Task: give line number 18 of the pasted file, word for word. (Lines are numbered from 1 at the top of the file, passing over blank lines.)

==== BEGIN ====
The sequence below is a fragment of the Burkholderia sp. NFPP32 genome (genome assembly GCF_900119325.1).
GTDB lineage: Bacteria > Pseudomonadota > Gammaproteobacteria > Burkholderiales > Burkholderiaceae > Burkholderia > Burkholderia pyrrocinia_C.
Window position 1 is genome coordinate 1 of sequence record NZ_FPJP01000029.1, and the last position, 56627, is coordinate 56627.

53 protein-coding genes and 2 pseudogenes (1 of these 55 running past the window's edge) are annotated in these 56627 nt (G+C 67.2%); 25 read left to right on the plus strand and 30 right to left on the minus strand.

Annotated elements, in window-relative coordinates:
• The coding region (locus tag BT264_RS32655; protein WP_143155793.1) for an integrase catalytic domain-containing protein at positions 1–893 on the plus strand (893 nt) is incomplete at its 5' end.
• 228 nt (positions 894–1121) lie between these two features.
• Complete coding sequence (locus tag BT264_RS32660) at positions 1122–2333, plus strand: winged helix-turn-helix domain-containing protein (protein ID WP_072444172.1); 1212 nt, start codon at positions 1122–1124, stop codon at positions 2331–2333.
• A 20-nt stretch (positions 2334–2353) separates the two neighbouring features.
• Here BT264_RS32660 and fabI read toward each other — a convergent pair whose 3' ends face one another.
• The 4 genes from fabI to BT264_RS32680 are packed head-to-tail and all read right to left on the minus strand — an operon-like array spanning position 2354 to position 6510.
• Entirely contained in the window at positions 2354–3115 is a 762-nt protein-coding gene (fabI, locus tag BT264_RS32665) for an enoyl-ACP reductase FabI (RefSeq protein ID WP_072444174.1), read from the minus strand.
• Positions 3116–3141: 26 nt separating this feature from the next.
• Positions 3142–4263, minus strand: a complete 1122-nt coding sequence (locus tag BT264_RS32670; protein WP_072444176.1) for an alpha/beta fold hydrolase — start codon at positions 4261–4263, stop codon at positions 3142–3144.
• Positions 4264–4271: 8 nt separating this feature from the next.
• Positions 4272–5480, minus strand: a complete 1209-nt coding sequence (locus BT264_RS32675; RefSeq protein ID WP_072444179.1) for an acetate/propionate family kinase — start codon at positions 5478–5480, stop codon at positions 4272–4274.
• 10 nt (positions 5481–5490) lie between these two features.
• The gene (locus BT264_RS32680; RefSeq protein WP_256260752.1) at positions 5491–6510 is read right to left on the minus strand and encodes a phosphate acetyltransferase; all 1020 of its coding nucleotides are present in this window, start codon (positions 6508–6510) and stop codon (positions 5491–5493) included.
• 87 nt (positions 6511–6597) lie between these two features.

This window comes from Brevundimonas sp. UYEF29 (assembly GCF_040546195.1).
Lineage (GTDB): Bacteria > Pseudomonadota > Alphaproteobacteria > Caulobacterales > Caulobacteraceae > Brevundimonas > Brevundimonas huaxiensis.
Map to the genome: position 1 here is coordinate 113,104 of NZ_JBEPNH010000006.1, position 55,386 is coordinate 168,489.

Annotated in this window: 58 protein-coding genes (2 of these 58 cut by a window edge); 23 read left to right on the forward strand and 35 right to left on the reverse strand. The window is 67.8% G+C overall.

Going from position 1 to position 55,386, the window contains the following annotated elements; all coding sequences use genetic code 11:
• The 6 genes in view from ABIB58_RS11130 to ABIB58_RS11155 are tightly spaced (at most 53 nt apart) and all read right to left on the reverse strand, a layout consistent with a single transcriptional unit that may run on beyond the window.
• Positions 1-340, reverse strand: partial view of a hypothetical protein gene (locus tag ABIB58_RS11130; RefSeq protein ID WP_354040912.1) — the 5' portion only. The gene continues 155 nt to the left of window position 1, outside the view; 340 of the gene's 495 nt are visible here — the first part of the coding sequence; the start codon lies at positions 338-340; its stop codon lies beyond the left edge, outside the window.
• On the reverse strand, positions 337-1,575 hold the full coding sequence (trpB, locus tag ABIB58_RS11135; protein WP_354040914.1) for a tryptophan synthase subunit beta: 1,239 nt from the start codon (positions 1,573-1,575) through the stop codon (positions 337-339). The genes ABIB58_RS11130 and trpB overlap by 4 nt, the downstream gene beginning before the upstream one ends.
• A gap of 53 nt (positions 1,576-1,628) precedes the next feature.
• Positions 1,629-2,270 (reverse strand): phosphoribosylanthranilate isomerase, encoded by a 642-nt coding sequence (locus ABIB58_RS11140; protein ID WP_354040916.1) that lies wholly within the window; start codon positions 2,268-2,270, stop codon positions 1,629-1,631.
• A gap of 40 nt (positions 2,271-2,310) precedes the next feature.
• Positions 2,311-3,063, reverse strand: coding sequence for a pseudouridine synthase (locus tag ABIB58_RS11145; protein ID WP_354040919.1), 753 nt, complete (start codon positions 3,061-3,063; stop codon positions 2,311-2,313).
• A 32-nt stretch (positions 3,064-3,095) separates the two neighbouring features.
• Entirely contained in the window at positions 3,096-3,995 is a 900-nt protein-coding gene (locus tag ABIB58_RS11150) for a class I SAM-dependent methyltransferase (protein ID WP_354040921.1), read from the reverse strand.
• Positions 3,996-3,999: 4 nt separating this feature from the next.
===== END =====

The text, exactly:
• The gene (locus BT264_RS32680; RefSeq protein WP_256260752.1) at positions 5491–6510 is read right to left on the minus strand and encodes a phosphate acetyltransferase; all 1020 of its coding nucleotides are present in this window, start codon (positions 6508–6510) and stop codon (positions 5491–5493) included.